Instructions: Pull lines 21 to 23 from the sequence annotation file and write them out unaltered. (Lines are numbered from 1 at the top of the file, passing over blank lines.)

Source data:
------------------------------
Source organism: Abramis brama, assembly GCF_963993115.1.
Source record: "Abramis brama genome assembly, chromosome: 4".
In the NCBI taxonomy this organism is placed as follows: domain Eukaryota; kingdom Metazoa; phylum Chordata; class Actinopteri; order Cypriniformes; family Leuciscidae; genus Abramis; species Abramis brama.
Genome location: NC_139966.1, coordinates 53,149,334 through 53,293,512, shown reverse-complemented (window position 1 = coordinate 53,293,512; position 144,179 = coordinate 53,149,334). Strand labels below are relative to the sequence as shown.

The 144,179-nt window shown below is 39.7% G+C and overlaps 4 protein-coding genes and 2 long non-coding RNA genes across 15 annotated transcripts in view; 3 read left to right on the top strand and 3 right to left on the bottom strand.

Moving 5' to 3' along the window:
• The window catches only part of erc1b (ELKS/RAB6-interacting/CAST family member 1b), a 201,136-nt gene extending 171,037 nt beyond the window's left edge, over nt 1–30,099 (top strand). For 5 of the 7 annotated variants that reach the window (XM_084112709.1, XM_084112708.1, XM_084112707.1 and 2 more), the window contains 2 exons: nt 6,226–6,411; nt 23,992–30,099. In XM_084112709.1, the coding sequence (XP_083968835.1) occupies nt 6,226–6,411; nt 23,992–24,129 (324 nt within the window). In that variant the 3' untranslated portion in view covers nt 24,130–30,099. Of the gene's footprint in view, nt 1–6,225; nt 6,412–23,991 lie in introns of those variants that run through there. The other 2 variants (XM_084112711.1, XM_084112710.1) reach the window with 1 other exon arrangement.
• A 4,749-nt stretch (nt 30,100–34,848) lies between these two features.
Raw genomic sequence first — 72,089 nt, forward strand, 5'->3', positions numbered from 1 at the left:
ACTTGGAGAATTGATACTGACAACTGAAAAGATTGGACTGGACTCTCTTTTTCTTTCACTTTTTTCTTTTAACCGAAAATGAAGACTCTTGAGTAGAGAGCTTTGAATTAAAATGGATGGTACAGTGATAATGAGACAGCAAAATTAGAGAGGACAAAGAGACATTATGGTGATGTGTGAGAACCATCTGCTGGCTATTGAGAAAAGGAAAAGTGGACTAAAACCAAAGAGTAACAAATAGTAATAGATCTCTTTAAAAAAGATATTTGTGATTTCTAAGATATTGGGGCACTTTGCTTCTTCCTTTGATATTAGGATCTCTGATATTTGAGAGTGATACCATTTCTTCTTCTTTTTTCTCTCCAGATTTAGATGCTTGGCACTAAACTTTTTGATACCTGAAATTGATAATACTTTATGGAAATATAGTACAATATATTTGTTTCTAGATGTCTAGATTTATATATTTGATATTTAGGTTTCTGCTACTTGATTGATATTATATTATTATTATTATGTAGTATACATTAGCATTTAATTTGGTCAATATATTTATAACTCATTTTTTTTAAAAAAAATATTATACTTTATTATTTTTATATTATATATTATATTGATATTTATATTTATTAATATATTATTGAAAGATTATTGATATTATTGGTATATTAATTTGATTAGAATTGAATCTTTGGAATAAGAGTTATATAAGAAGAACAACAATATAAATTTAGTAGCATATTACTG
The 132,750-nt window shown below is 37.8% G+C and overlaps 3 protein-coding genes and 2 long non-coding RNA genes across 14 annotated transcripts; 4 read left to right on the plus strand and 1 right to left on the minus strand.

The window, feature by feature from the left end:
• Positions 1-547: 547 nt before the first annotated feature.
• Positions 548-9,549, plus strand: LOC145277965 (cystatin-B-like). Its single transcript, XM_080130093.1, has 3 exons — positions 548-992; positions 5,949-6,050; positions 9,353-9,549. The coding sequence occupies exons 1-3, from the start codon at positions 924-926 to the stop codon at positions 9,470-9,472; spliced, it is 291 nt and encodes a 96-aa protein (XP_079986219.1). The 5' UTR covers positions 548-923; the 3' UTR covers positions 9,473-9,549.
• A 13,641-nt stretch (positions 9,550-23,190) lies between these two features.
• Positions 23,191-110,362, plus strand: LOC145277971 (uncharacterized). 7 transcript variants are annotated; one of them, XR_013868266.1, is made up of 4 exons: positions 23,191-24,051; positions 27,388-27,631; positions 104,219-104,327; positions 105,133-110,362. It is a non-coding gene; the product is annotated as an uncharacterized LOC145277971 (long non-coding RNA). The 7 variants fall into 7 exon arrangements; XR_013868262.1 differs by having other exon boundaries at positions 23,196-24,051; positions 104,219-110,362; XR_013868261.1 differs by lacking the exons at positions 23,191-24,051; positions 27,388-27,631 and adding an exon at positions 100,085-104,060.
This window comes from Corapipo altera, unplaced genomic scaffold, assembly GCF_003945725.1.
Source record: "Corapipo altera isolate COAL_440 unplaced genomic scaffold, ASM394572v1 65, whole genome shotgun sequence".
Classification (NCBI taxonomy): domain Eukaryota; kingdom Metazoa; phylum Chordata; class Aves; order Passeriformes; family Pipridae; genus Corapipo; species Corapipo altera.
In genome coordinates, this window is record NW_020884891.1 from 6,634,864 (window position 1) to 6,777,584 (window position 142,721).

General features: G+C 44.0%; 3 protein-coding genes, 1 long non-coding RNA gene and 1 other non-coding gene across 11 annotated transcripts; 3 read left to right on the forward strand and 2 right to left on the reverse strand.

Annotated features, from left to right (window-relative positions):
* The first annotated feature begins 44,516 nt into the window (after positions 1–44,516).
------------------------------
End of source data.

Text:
General features: G+C 44.0%; 3 protein-coding genes, 1 long non-coding RNA gene and 1 other non-coding gene across 11 annotated transcripts; 3 read left to right on the forward strand and 2 right to left on the reverse strand.

Annotated features, from left to right (window-relative positions):
* The first annotated feature begins 44,516 nt into the window (after positions 1–44,516).